# Power Supply 9V, 3A current limiting

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#### jonnybgood

##### Full Member level 4
Hi,
I have designed and sumulated the power supply attached with current limiting at 2.7A. First i tried using a power PNP for switching (bypassing current) and current limiting. My output voltage was dropping to 8.5 - 8.7V from 9V while current limiting circuit wasn't quite working as calculated. With the darlington BDX54 things are much smother with a dummy load of 3.33Ω which comes from 9V/2.7A current is 2.66A and 8.9V. Can someone explain the advantages of using larger resistors in current limit and bypass circuit. When I tried working with resistor values derived from the switching 0.7V I didn't have good results. Regarding the ripple voltage, is it a convention to set it to 5V when working out the smoothing capacitance

Cap = (I×t)/Vripple ?

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#### Pjdd

I can think of two possible reasons for the current limiting problem. The first one is your use of 0.7V as the threshold voltage. A transistor does not suddenly go into full conduction at a specific voltage like an ideal zener diode. It starts to conduct at a certain Vbe level and current increases rapidly with increasing voltage. The second reason is that the threshold voltage varies from transistor to transistor so that R3 has to be matched to the threshold voltage of Q2. The matter is further complicated by the fact that the threshold voltage also varies with temperature. Look at the curves in the diagram below and you'll see what I mean.

As to the reason why your circuit works better with a darlington than with a single transistor, my guess is that the 0.4 ohm resistor happens to be better matched to Q2 than the resistor you chose for the single transistor. It may not work that way in an actual construction.

In practice, you will get more accurate current limiting if R3 is adjustable. Even then, it will be subject to temperature variations. To have more precise control, different design techniques will have to be used.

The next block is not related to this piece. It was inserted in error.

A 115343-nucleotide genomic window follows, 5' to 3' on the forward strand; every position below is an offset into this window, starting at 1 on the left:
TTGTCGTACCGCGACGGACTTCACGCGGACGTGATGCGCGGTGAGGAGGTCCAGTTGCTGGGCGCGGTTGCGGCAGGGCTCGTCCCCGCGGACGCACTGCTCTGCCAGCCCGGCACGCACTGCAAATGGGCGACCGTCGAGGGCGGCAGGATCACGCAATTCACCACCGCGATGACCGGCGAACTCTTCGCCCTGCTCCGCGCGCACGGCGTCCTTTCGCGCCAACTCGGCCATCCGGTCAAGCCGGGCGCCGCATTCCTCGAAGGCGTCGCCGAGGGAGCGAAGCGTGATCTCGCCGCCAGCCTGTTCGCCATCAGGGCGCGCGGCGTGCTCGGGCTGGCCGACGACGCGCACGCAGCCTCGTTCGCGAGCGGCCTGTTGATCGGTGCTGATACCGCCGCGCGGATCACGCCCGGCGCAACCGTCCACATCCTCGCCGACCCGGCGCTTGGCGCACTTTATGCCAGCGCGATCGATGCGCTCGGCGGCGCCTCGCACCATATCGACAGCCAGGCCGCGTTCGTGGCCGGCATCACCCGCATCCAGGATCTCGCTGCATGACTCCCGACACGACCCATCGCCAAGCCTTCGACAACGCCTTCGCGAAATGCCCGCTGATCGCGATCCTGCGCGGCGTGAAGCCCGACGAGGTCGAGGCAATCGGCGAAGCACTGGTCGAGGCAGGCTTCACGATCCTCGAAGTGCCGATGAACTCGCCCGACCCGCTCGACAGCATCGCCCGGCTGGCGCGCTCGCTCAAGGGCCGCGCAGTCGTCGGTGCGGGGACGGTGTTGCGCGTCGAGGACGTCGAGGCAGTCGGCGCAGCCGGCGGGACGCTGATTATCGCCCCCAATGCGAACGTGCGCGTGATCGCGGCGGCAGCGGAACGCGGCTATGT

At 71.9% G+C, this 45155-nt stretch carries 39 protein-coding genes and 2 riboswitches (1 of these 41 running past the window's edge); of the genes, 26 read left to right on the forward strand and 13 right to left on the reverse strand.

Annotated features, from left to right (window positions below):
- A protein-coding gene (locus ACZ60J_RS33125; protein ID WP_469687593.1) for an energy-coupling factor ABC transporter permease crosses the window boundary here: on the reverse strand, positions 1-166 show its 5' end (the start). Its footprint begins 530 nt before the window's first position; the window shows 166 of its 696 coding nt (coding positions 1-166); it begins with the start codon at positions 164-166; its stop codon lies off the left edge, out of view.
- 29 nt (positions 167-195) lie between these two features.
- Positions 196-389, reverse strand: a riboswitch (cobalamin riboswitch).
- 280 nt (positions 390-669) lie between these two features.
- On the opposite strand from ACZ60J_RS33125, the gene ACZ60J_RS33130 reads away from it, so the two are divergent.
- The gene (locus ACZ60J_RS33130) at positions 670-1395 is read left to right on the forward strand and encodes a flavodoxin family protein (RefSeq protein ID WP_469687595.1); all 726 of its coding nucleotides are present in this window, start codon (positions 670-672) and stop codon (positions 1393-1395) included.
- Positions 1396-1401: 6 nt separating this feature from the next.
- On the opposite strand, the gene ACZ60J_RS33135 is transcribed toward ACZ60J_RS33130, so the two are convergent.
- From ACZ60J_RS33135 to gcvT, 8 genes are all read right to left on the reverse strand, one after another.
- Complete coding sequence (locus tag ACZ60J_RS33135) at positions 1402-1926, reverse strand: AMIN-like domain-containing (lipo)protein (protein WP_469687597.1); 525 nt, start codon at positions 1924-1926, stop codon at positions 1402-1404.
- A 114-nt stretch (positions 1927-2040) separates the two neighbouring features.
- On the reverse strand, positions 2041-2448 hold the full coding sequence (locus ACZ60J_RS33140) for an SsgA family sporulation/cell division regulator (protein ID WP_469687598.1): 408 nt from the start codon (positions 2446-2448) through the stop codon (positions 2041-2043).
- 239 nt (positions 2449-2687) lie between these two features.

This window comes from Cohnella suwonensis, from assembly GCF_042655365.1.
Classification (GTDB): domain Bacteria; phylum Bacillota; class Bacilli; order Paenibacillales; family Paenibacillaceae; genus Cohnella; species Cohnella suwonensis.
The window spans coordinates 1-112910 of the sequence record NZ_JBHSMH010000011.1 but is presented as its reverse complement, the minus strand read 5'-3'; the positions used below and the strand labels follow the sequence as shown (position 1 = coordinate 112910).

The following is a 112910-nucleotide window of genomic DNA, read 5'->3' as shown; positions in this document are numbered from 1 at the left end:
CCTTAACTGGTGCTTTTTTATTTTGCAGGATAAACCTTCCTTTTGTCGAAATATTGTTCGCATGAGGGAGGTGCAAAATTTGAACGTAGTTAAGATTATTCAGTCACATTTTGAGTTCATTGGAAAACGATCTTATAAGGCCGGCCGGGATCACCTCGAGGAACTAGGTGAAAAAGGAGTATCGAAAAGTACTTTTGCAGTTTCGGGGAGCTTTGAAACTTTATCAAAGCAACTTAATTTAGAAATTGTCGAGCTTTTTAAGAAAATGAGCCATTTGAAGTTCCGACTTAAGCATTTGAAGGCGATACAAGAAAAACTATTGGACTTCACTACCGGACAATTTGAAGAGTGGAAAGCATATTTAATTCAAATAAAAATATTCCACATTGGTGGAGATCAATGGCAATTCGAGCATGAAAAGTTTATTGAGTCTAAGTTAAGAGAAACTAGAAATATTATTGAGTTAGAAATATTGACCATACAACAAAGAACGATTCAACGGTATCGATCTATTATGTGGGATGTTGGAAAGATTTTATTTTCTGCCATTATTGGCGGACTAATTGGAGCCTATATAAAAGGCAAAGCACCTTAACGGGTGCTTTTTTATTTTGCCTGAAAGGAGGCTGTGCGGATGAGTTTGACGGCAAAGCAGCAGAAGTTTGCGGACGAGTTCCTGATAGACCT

jonnybgood

### jonnybgood

Points: 2

#### jonnybgood

##### Full Member level 4
Thanks this helped me a lot. In your opinion what is the best alternative for steady voltage with the current limiting if more accuracy is needed. I need to stick with linear power supplies and I do not want to involve any microcontrollers.

#### Raza

Did you check accuracy of this circuit? What is the percentage of accuracy here and what accuracy you need?

#### jonnybgood

##### Full Member level 4
Well the accuracy with the darlington pair is not so bad at least in the simulation. If I consider using op amps like with an LM317 so at least I would improve the output voltage accuracy. Will I be back to square one with the same current limiting method?

#### Raza

Current limiting method has nothing to do with the accuracy. Current limiting and accuracy are two different things. Current limiting is connected with the load circuit and is a safety like for the load circuit. If you use a simple (for understanding) 100µF capacitor as smoothing capacitor and then you use a semiconductor in circuit for current voltage control, the effect of smoothing capacitor is simply multiplied with 100 which means a 10µF capacitor will give you a 1000µF effect.

#### jonnybgood

##### Full Member level 4
Current limiting method has nothing to do with the accuracy. Current limiting and accuracy are two different things. Current limiting is connected with the load circuit and is a safety like for the load circuit. If you use a simple (for understanding) 100µF capacitor as smoothing capacitor and then you use a semiconductor in circuit for current voltage control, the effect of smoothing capacitor is simply multiplied with 100 which means a 10µF capacitor will give you a 1000µF effect.

"the effect of smoothing capacitor is simply multiplied with 100" - are you referring to the Beta of the semiconductor?

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